In Egypt’s Bread, Signs of Economic Weakness
There is no more potent symbol of Egypt’s economic fragility than the pocket bread that is a staple of life here.
Every day, the Egyptian government allocates 25-pound bags of subsidized flour to designated bakeries to produce the Frisbee-shaped loaves, which Egypt’s impoverished and working poor buy for about eight cents per 10 loaves. But sometimes, there is not enough to go around.
While fertile land is abundant in Egypt, particularly along the Nile river, the country relies on foreign producers for nearly all of its agricultural needs — including wheat. And though the state sets prices on basic goods such as bread and heating oil, when the cost of importing commodities goes up, the underground economy flourishes. Some bakers sell their flour allotment on the black market instead of making bread, prompting shortages, long lines, and, sometimes, unruly crowds.
Egypt’s slide from breadbasket of the eastern Mediterranean to net grain importer is elemental to an economic crisis that threatens to convulse the nation. Complicit, according to economists and farm experts, is an Egyptian government that for years refused to build the infrastructure needed to produce wheat in a cost-effective way; a privatization drive that plundered Egyptian agriculture with ill-advised and often corrupt divestment deals; farmers who sold their fields to property developers or diversified into more profitable crops for export at the expense of grains; and the U.S. government, which promoted sales of American wheat in Egypt rather than encouraging greater self-reliance.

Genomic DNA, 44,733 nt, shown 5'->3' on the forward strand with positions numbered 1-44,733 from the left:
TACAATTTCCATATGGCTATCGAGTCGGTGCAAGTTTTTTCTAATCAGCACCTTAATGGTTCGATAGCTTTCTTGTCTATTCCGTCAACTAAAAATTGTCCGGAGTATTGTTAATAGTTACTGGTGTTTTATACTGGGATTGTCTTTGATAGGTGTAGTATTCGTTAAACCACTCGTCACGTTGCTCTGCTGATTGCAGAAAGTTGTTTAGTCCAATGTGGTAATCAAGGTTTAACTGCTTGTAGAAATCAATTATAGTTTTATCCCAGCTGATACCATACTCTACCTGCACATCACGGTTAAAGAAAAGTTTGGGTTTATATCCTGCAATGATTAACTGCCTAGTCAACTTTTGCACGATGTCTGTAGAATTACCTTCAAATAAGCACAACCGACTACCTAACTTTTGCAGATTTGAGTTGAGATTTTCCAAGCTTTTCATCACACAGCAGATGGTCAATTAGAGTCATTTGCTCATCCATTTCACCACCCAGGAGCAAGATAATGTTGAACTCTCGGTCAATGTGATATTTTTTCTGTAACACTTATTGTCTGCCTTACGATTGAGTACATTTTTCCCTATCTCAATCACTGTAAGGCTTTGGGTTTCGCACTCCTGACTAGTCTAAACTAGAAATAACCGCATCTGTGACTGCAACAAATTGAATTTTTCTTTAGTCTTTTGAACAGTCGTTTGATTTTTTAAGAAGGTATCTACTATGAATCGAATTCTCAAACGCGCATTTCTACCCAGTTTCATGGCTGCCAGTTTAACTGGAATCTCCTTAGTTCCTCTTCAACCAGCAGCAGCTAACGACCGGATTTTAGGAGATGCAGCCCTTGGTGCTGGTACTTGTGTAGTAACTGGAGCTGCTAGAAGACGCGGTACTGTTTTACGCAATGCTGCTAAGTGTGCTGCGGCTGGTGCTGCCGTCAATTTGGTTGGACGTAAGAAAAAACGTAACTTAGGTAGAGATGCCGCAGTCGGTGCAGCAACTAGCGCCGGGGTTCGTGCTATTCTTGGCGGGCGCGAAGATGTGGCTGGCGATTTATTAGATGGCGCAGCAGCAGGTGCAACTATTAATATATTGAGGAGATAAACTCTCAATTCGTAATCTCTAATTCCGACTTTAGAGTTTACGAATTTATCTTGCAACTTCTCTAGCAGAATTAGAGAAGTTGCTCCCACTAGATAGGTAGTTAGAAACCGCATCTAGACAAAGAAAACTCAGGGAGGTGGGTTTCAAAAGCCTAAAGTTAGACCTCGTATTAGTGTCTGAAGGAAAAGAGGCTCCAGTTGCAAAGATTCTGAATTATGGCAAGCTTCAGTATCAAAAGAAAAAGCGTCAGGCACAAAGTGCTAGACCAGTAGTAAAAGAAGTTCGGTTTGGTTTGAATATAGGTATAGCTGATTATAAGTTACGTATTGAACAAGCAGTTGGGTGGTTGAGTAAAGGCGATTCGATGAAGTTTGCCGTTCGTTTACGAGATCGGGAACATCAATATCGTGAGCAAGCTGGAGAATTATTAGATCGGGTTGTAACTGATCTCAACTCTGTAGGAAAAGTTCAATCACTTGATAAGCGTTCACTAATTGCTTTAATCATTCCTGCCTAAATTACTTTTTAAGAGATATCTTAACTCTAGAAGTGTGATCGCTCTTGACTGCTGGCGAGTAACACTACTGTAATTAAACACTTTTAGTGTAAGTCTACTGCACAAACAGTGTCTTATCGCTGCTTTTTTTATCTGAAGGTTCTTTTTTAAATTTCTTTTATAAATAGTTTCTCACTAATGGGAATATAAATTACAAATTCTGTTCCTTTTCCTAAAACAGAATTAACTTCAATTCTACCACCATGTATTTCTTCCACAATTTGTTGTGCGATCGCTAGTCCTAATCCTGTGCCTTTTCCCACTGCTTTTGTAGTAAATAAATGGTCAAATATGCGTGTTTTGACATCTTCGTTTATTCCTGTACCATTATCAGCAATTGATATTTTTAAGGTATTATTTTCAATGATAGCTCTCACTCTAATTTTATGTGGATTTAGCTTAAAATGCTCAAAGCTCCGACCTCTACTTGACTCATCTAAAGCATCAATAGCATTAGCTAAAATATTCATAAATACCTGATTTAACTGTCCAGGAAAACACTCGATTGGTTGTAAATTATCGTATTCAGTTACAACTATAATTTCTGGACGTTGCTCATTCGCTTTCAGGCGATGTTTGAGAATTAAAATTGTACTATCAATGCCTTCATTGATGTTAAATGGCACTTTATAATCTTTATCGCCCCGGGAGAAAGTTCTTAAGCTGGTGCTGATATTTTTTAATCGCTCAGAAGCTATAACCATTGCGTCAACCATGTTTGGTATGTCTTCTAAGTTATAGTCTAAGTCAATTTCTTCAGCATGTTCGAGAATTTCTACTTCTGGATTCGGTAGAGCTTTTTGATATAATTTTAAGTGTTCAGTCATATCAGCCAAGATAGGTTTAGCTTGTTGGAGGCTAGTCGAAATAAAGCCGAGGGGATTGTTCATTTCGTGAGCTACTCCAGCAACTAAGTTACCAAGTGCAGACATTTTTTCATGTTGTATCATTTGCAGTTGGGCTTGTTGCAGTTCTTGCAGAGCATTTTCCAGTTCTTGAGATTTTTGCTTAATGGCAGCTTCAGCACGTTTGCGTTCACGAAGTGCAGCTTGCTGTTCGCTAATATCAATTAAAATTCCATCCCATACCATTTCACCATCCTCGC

Today, Egypt imports some 80 percent of its agricultural products, and with a currency devaluation expected sometime this year, consumers are bracing for more costly foreign goods across the board. The country labors under a chronic balance of payments deficit, and inflation, already at 9 percent, is expected to increase in the coming months along with borrowing costs. Already, lines of motorists anxious about fuel supplies, another subsidized commodity, have been radiating from gas stations.
In a country where 40 percent of the population lives on less than $2 a day, subsidized bread is considered a basic human entitlement. Efforts to lift price supports have fueled riots, most severely in 1977, when then-President Anwar Sadat was forced to reinstate them, and inexpensive bread was hailed alongside freedom and social justice as the clarion call of the revolt that deposed President Hosni Mubarak a year ago. But economic distress has only intensified since Mubarak’s ouster, raising the possibility of more social instability and violence.
‘Everything starts with the farm,’ said Mohammed Barghash, who chairs Cairo’s As-Salam Agriculture Association. ‘If a country is unable to provide its own food, it is not worthy of the name.’
Not surprisingly, most of the blame for Egypt’s food insecurity is heaped on Mubarak. Two of his last three ministers of agriculture are in jail, charged among other things with allowing tainted pesticides into the country and selling prime farmland to regime cronies for a fraction of its market value. ‘Hosni Mubarak killed Egyptian agriculture,’ said economist Mohammed Gouda, who was raised by cotton growers. ‘It was not done by benign neglect. It was malign and corrupt.’